"Some of the acts of abuse also took place in Maxwell's residence in London, England."
The perjury counts relate to depositions she gave to a New York court on 22 April and 22 July 2016. The charge sheet says she "repeatedly lied when questioned about her conduct, including in relation to some of the minor victims".
"Maxwell lied because the truth, as alleged, was almost unspeakable," said Ms Strauss.
What is the background?
Allegations against Epstein had dated back years before the parents of a 14-year-old girl said he had molested her in 2005. Under a legal deal, he avoided federal charges and since 2008 was listed as level three on the New York sex offenders register.
But he was arrested again in New York on 6 July 2019 and accused of sex trafficking of underage girls over a number of years.
Some of Epstein's alleged victims have accused Ms Maxwell of bringing them into his circle to be sexually abused by him and his friends.
One told the BBC's Panorama that Ms Maxwell "controlled the girls. She was like the Madam".
Ms Maxwell has denied any wrongdoing.
Earlier this year she sued Epstein's estate seeking reimbursement for legal fees and security costs. She "receives regular threats to her life and safety", court documents in that case said.
Another of Epstein's alleged victims, Virginia Giuffre, has accused Ms Maxwell of recruiting her as a masseuse to the financier at the age of 15.
Details of that allegation against Ms Maxwell emerged in documents unsealed by a US judge last August in a 2015 defamation case but are not part of the charges against Ms Maxwell unveiled in July 2020.
Who is Ghislaine Maxwell?
Ms Maxwell is the daughter of late British media mogul Robert Maxwell.
A well-connected socialite, she is said to have introduced Epstein to many of her wealthy and powerful friends, including Bill Clinton and the Duke of York (who was accused in the 2015 court papers of touching a woman at Jeffrey Epstein's US home, although the court subsequently struck out allegations against the duke).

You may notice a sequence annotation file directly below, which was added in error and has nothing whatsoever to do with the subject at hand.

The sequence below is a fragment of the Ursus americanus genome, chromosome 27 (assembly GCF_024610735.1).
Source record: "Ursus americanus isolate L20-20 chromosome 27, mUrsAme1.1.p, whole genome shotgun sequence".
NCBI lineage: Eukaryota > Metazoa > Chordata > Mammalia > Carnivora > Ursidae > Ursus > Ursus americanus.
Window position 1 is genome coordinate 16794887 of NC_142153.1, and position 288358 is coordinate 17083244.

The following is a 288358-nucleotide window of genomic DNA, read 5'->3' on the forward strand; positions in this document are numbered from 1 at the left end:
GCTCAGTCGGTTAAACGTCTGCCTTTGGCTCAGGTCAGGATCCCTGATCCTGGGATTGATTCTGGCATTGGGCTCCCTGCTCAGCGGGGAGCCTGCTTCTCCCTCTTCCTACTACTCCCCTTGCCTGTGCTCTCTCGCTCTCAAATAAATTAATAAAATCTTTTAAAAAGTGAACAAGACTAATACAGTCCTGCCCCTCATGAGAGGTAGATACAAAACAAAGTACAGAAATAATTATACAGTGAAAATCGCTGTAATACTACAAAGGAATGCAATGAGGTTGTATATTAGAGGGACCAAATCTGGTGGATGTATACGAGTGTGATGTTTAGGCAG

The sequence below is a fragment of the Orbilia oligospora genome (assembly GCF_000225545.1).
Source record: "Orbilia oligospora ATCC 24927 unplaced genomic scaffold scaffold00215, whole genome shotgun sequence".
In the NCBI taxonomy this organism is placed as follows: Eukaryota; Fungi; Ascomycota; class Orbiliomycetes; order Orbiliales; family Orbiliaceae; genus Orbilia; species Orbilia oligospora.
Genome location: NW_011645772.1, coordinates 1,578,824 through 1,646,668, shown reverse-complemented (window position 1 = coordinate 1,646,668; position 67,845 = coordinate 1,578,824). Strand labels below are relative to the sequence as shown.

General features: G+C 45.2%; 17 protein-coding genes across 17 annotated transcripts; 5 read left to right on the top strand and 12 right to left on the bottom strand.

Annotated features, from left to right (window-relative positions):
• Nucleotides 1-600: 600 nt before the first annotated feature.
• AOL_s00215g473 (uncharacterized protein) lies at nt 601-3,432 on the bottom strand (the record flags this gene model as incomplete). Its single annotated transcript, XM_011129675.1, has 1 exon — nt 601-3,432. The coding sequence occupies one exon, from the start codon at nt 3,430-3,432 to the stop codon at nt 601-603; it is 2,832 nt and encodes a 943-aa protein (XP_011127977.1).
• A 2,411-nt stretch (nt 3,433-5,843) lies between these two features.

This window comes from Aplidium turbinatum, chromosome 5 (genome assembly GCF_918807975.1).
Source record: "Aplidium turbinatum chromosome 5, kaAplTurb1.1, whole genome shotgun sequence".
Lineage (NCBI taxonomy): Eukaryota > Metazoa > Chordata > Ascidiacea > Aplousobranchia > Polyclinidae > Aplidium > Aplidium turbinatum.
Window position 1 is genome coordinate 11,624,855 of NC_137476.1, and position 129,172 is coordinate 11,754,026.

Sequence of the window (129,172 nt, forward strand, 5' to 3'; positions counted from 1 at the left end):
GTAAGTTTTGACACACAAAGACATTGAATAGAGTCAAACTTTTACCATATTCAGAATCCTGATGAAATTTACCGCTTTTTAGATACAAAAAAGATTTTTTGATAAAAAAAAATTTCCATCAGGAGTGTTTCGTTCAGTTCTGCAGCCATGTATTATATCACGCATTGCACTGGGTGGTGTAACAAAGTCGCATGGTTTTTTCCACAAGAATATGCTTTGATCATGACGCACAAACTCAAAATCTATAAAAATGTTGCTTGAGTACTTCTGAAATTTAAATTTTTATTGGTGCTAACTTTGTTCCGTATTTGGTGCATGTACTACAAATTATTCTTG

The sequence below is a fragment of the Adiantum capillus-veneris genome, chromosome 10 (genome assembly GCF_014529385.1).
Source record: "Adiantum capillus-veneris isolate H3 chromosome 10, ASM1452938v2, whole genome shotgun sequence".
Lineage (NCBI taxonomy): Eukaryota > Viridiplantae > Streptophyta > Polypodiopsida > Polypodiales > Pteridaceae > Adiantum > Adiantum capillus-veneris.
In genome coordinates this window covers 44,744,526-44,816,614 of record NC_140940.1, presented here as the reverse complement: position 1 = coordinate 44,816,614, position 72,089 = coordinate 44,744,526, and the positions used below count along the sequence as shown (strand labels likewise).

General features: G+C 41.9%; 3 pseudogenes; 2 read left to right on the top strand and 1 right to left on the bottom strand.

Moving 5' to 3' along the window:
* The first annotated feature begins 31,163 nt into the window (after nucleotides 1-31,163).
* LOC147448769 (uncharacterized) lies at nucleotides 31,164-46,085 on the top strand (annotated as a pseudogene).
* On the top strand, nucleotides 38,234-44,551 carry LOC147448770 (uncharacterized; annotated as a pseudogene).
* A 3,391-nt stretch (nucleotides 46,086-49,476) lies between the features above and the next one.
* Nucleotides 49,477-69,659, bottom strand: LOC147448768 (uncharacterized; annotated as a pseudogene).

Buckingham Palace has said that "any suggestion of impropriety with underage minors" by the duke was "categorically untrue".
Ms Maxwell has mostly been out of public view since 2016.
In a BBC interview last year, the Duke of York said he had met Ms Maxwell last year, before Epstein was arrested and charged. However they did not discuss Epstein, he said.
Last month a US prosecutor said Prince Andrew had "sought to falsely portray himself" as eager to co-operate with the inquiry into Epstein.
US attorney Geoffrey Berman said Prince Andrew had "repeatedly declined our request" to schedule an interview.
The duke's lawyers previously rejected claims he had not co-operated, saying he offered to help three times.
Prince Andrew stepped away from royal duties last year.
Asked about the prince on Thursday, acting Attorney Strauss said: "I am not going to comment on anyone's status in this investigation but I will say that we would welcome Prince Andrew coming in to talk with us, we would like to have the benefit of his statement."
A source close to Prince Andrew's lawyers told BBC News: "The Duke's team is bewildered by the DoJ's [Department of Justice's] comments earlier today as we have twice reached out to them in the last month and have received no reply."